Doctor’s Volunteer Work Changes Lives, Including His Own

jaywithboyLike many individuals who turn 40, Jay Talsania of Fogelsville took a close look at his life. He was successful. He was happy. But something was missing.

However, instead of experiencing the cliché midlife crisis often portrayed in popular culture and on TV comedy shows, his self-examination led to a decision that would affect countless lives.

“I felt there was more I could do, give back more to the community,” he explains, adding, “I’ve got skills. How can I help?”

Talsania, the first fellowship-trained hand surgeon in the Lehigh Valley, remembers contacting his mentor and Temple University School of Medicine professor, Dr. Scott Kozin, a leading hand surgeon known worldwide.

“He is involved in the Guatemala Healing Hands Foundation and he invited me to come along on a medical mission,” Talsania recalls.

That was back in 2007, and Talsania, of OAA Orthopaedic Specialists, South Whitehall, has been returning to Guatemala every year since, sometimes with his supportive wife and two children in tow.

Through the non-profit, volunteer-run organization, teams of physicians, therapists, surgeons, nurses and other qualified professionals travel, entirely at their own expense, to Guatemala to perform hand surgery and hand therapy and to train local healthcare providers.

Talsania, who has an undergraduate degree in mechanical engineering, says he performs pediatric work during the 12-day missions in Guatemala.

“Every year brings a new, interesting case. It’s a learning experience,” he explains. “I see challenging deformities and do a lot of reconstructive work. I treat kids with two thumbs or no thumb. I work on broken elbows that didn’t heal right because the kids didn’t get medical treatment.”

He adds, “There are no doctors in the villages. Many of the residents still live in mud huts.”

Some children have traveled 10 hours by bus to be treated by the doctors who volunteer their services with the organization, according to Talsania.

He says most of the hand and arm problems are congenital or are caused by injuries and burns.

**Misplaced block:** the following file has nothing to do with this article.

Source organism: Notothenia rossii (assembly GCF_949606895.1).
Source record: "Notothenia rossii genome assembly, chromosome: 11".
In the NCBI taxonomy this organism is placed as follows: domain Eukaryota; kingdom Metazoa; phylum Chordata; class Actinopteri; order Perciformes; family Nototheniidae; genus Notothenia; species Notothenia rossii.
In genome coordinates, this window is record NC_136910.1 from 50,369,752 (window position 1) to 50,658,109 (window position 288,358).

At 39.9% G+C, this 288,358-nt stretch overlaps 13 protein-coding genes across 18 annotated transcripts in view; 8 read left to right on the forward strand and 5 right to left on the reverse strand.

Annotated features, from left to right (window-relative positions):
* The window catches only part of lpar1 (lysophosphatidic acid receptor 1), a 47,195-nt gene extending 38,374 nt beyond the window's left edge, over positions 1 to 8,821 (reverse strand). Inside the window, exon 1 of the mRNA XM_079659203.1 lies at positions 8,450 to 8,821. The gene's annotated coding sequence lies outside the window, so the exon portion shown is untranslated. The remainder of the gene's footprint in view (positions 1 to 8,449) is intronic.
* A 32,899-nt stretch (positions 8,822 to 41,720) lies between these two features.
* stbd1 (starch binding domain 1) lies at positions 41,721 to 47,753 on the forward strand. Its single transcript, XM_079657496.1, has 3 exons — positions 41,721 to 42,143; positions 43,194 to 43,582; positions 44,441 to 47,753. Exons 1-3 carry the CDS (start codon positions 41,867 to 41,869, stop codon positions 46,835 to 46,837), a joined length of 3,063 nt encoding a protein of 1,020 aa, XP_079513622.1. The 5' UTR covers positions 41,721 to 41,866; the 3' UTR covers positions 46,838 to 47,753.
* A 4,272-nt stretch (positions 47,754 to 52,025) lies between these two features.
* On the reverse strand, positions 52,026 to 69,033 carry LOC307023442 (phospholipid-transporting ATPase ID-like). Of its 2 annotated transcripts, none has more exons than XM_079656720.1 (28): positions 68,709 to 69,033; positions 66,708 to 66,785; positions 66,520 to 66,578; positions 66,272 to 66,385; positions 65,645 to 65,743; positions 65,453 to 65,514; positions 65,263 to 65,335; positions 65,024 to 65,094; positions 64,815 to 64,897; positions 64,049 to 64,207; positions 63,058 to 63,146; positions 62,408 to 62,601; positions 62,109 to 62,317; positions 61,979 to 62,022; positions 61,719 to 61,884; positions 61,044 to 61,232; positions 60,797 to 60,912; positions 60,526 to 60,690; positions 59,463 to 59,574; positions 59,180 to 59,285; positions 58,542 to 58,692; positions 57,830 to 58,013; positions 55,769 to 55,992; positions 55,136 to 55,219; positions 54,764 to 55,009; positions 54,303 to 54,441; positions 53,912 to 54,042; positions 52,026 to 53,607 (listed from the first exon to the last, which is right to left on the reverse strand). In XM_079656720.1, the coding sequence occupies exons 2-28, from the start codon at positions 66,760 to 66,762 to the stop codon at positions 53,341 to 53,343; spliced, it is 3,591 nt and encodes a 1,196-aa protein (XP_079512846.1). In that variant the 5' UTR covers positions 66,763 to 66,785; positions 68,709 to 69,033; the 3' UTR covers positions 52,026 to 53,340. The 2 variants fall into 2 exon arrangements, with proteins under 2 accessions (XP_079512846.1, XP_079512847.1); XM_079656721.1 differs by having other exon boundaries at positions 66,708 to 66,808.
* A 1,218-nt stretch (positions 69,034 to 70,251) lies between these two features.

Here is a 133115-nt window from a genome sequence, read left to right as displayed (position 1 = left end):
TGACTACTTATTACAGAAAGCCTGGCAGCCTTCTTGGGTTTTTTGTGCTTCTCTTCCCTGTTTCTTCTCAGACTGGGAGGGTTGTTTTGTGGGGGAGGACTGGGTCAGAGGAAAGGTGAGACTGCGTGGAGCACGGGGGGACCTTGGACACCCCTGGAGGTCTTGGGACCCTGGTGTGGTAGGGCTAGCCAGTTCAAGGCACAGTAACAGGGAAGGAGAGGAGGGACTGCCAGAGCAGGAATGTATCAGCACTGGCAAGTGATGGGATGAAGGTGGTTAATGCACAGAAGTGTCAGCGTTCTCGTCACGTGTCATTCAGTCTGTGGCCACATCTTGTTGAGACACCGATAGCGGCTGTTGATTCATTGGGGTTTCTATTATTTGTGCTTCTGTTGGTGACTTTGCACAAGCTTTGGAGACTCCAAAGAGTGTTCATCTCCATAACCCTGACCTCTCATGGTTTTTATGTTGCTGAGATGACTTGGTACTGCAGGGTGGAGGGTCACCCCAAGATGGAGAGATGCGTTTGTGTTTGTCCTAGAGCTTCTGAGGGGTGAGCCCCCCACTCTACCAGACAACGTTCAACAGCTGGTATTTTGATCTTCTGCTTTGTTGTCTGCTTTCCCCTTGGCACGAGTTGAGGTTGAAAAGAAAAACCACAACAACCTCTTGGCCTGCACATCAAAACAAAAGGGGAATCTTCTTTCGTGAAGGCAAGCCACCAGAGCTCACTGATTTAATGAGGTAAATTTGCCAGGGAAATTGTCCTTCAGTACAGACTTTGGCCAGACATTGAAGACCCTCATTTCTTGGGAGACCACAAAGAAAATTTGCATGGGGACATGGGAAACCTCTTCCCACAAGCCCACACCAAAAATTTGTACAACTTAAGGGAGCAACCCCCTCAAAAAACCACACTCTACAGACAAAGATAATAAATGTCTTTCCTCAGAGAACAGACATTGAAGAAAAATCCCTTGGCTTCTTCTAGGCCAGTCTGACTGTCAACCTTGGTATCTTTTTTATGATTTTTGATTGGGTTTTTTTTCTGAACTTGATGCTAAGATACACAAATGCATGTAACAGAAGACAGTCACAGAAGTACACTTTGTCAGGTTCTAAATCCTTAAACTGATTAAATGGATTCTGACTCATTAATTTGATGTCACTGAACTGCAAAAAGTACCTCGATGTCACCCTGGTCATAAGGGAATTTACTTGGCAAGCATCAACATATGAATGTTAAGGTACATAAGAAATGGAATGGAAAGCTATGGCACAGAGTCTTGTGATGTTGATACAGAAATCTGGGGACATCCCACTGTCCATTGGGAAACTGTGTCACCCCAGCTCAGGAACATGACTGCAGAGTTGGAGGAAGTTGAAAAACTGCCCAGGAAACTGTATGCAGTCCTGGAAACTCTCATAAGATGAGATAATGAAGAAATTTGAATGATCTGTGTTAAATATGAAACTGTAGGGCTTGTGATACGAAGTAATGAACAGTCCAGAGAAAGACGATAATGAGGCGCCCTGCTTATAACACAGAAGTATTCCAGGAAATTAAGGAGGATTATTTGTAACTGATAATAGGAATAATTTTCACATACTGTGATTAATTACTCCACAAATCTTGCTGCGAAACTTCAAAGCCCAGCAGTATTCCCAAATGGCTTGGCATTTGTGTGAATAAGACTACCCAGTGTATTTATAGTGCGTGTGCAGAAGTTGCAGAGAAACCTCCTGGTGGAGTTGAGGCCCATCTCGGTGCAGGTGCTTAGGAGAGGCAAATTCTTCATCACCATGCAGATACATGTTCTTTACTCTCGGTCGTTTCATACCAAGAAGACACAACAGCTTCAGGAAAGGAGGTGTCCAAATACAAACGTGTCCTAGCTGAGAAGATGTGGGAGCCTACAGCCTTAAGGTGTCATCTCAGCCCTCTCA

“They cook over open flames,” he notes.

Talsania says the Guatemala families, who have neither money nor insurance, are extremely grateful for the services provided by the foundation’s team of healthcare professionals. And for him, that’s payment enough.

One of his patients, a boy who lost both hands in a bus accident, is an inspiration to Talsania.

“All he wanted was something to help him put on and take off his socks,” the surgeon recalls. “He was so happy when I made him an orthosis.”

One thankful father, whose child had been treated by the medical team during a previous visit, rode two buses over many miles to reach the physicians during their last mission. The man’s purpose? He wanted to show his appreciation to the doctors with a gift. He brought them pencils.

Talsania doesn’t “pack light” when he travels to Guatemala.

“We take along everything: sutures, drills, plates and screws, medical supplies,” he explains.

A retired nurse friend in Lehighton collects and donates casting material, bandages and other medical necessities, he says. Talsania’s daughter, friends, patients and neighbors donate gently-used or new clothing and shoes for both children and adults in Guatemala.

“We collected 300 pairs of shoes last time,” he recalls. “About 400 kids lined up for shoes.”

Most of the people have small feet, according to the doctor, but, he says, “They will take a size 9 shoe and stuff paper in it and love it.”

Talsania already has four large bags of shoes in his garage awaiting his upcoming mission trip in November. He also takes along colorful finger puppets fabricated by his family’s piano teacher.

In addition to the medical help provided, other volunteers who accompany the doctors perform valued services during the annual Guatemala missions.

Talsania’s son and his soccer teammates at Hamilton College helped to build a school.

Volunteers have constructed stoves and latrines and dug ditches for water pipes, Talsania reports.

Although he and the other medical professionals work 14-hour days while on the mission, they also make time for fun.

“We took a volcano hike in the dark and cooked grilled cheese on the lava,” Talsania marvels.

He also tried zip-lining in Guatemala and described it as “terrifying” and “exhilarating.”

The Guatemala Healing Hands experience has changed Talsania’s life. “The rewards are immeasurable. Often just one operation can make a big difference in someone’s life,” he explains.

In yet another way, Talsania and his family are changing young lives in Guatemala.

The surgeon is sponsoring a girl to attend school to become a nurse. His son is sponsoring a student to become a mechanic.

The medical missions to Guatemala “redefine your energy, remind you what the real world is like,” Talsania says.

“Every year it refreshes why I became a doctor. This has made a huge difference in my family, in raising my kids. They understand what’s important in life.

“They see people with no money who are very happy for all the right reasons. Both my kids are empathetic.”

Talsania challenges others to become volunteers.

“If you’ve never volunteered, try it. It’s a great feeling. You don’t have to go to Central America to help people.”

As for himself? Talsania will return to Guatemala.

“I foresee myself doing it every year, forever. It’s addictive,” he declares.

Thursday, May 5, 2016 by BONNIE LEE STRUNK Special to The Press in Local News

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